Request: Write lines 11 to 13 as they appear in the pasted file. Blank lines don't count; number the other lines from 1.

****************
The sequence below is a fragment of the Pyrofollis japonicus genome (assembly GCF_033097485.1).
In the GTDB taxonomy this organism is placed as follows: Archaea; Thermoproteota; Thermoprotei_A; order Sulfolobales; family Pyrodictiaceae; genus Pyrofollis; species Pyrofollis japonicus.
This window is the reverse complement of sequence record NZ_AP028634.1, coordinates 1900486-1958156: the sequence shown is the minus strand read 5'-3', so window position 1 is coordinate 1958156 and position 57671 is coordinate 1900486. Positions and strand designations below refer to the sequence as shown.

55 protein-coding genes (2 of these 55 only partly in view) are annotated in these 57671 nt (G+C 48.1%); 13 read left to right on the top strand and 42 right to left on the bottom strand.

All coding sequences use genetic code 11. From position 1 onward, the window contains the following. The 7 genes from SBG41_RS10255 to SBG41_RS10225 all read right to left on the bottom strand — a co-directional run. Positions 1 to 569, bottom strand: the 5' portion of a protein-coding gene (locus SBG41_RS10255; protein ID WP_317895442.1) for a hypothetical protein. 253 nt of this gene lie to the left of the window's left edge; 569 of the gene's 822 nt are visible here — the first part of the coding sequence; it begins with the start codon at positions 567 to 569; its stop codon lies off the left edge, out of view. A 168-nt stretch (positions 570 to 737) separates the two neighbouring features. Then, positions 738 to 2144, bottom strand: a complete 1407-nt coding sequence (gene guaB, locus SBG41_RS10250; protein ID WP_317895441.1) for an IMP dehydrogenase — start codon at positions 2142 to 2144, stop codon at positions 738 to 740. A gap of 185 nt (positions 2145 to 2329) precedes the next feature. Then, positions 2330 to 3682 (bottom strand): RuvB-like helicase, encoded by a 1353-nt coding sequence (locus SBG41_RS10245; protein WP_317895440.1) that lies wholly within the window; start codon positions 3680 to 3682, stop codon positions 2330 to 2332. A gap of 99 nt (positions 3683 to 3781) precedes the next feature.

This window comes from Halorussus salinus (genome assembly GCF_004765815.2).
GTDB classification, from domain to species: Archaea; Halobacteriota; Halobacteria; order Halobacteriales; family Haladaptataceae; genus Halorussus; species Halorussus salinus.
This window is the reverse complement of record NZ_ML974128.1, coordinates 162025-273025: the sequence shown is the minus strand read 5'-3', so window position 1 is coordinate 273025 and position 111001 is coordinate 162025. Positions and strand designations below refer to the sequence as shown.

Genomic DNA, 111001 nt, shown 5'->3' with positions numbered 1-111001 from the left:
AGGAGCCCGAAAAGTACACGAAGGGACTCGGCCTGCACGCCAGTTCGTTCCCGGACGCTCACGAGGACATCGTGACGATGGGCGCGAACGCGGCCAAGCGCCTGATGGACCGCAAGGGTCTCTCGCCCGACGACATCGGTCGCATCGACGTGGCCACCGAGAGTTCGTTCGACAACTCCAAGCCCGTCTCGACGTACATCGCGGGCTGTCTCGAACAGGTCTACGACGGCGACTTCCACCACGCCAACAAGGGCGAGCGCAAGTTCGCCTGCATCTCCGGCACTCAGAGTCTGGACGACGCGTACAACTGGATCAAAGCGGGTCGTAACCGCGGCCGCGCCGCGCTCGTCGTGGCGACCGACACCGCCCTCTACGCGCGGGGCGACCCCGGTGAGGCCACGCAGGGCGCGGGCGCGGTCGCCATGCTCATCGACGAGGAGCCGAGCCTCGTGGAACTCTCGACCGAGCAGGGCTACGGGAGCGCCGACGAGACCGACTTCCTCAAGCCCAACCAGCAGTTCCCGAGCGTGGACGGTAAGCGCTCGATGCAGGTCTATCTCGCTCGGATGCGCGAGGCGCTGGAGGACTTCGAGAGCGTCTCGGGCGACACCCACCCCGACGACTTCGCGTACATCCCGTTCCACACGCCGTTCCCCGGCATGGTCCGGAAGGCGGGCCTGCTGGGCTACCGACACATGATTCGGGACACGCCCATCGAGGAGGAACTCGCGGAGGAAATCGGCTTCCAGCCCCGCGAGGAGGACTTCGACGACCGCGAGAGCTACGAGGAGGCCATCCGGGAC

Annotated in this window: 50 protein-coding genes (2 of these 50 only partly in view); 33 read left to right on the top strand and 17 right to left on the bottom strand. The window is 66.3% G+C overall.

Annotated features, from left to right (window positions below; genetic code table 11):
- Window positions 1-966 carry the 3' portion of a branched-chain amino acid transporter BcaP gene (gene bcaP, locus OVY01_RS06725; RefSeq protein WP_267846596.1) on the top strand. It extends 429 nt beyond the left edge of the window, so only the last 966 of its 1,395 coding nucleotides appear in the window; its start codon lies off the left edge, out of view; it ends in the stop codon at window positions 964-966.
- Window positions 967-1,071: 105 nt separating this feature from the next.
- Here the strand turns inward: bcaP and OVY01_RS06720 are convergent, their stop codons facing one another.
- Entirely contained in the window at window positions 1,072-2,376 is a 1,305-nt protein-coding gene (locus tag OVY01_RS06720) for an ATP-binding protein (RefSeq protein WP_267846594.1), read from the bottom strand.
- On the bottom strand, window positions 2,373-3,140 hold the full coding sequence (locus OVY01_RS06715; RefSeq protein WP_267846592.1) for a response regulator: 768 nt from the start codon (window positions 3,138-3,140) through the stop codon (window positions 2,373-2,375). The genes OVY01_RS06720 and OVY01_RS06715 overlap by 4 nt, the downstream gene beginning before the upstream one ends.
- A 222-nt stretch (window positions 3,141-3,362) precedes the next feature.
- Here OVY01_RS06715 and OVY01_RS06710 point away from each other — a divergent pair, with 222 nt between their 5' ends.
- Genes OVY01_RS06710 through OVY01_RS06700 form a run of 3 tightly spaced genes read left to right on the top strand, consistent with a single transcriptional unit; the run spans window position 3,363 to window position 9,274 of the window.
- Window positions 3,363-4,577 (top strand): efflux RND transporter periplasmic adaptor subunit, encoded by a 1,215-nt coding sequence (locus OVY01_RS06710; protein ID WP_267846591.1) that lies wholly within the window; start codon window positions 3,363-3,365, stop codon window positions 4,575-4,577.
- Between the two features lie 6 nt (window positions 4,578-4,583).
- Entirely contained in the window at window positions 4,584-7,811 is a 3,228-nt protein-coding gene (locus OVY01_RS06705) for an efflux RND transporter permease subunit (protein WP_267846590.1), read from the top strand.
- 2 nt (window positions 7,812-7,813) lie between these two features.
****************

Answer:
Annotated in this window: 50 protein-coding genes (2 of these 50 only partly in view); 33 read left to right on the top strand and 17 right to left on the bottom strand. The window is 66.3% G+C overall.

Annotated features, from left to right (window positions below; genetic code table 11):
- Window positions 1-966 carry the 3' portion of a branched-chain amino acid transporter BcaP gene (gene bcaP, locus OVY01_RS06725; RefSeq protein WP_267846596.1) on the top strand. It extends 429 nt beyond the left edge of the window, so only the last 966 of its 1,395 coding nucleotides appear in the window; its start codon lies off the left edge, out of view; it ends in the stop codon at window positions 964-966.